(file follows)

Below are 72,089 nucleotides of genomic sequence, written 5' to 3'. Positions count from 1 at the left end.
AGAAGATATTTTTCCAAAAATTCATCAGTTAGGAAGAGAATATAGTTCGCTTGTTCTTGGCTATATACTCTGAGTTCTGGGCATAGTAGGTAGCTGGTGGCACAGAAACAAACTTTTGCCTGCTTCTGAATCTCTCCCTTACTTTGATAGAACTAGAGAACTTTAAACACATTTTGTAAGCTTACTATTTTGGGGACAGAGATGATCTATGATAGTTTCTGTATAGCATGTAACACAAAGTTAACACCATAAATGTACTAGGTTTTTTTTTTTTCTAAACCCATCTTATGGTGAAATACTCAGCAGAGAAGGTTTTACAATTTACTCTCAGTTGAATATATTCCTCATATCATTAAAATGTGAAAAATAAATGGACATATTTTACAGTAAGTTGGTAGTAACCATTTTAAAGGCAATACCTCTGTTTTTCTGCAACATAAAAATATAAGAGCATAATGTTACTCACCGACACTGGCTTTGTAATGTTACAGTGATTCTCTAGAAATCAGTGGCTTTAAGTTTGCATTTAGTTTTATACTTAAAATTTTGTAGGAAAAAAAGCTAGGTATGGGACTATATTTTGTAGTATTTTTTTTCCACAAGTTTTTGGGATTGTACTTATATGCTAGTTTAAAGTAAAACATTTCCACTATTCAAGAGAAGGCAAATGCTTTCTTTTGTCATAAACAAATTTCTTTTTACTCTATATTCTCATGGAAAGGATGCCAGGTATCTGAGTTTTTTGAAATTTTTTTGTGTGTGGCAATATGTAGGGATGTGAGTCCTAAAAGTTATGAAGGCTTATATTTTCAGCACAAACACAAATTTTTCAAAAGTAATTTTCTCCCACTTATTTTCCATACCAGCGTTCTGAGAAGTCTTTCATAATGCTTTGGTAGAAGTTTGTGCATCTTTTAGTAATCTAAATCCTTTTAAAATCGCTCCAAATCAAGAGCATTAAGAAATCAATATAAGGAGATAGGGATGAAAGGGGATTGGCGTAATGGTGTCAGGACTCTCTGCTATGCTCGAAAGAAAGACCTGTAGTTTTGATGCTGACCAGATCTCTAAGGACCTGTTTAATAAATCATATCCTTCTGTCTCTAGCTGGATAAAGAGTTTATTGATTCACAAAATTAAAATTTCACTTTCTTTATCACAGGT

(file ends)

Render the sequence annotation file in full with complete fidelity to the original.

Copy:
Below are 72,089 nucleotides of genomic sequence, written 5' to 3'. Positions count from 1 at the left end.
AGAAGATATTTTTCCAAAAATTCATCAGTTAGGAAGAGAATATAGTTCGCTTGTTCTTGGCTATATACTCTGAGTTCTGGGCATAGTAGGTAGCTGGTGGCACAGAAACAAACTTTTGCCTGCTTCTGAATCTCTCCCTTACTTTGATAGAACTAGAGAACTTTAAACACATTTTGTAAGCTTACTATTTTGGGGACAGAGATGATCTATGATAGTTTCTGTATAGCATGTAACACAAAGTTAACACCATAAATGTACTAGGTTTTTTTTTTTTCTAAACCCATCTTATGGTGAAATACTCAGCAGAGAAGGTTTTACAATTTACTCTCAGTTGAATATATTCCTCATATCATTAAAATGTGAAAAATAAATGGACATATTTTACAGTAAGTTGGTAGTAACCATTTTAAAGGCAATACCTCTGTTTTTCTGCAACATAAAAATATAAGAGCATAATGTTACTCACCGACACTGGCTTTGTAATGTTACAGTGATTCTCTAGAAATCAGTGGCTTTAAGTTTGCATTTAGTTTTATACTTAAAATTTTGTAGGAAAAAAAGCTAGGTATGGGACTATATTTTGTAGTATTTTTTTTCCACAAGTTTTTGGGATTGTACTTATATGCTAGTTTAAAGTAAAACATTTCCACTATTCAAGAGAAGGCAAATGCTTTCTTTTGTCATAAACAAATTTCTTTTTACTCTATATTCTCATGGAAAGGATGCCAGGTATCTGAGTTTTTTGAAATTTTTTTGTGTGTGGCAATATGTAGGGATGTGAGTCCTAAAAGTTATGAAGGCTTATATTTTCAGCACAAACACAAATTTTTCAAAAGTAATTTTCTCCCACTTATTTTCCATACCAGCGTTCTGAGAAGTCTTTCATAATGCTTTGGTAGAAGTTTGTGCATCTTTTAGTAATCTAAATCCTTTTAAAATCGCTCCAAATCAAGAGCATTAAGAAATCAATATAAGGAGATAGGGATGAAAGGGGATTGGCGTAATGGTGTCAGGACTCTCTGCTATGCTCGAAAGAAAGACCTGTAGTTTTGATGCTGACCAGATCTCTAAGGACCTGTTTAATAAATCATATCCTTCTGTCTCTAGCTGGATAAAGAGTTTATTGATTCACAAAATTAAAATTTCACTTTCTTTATCACAGGT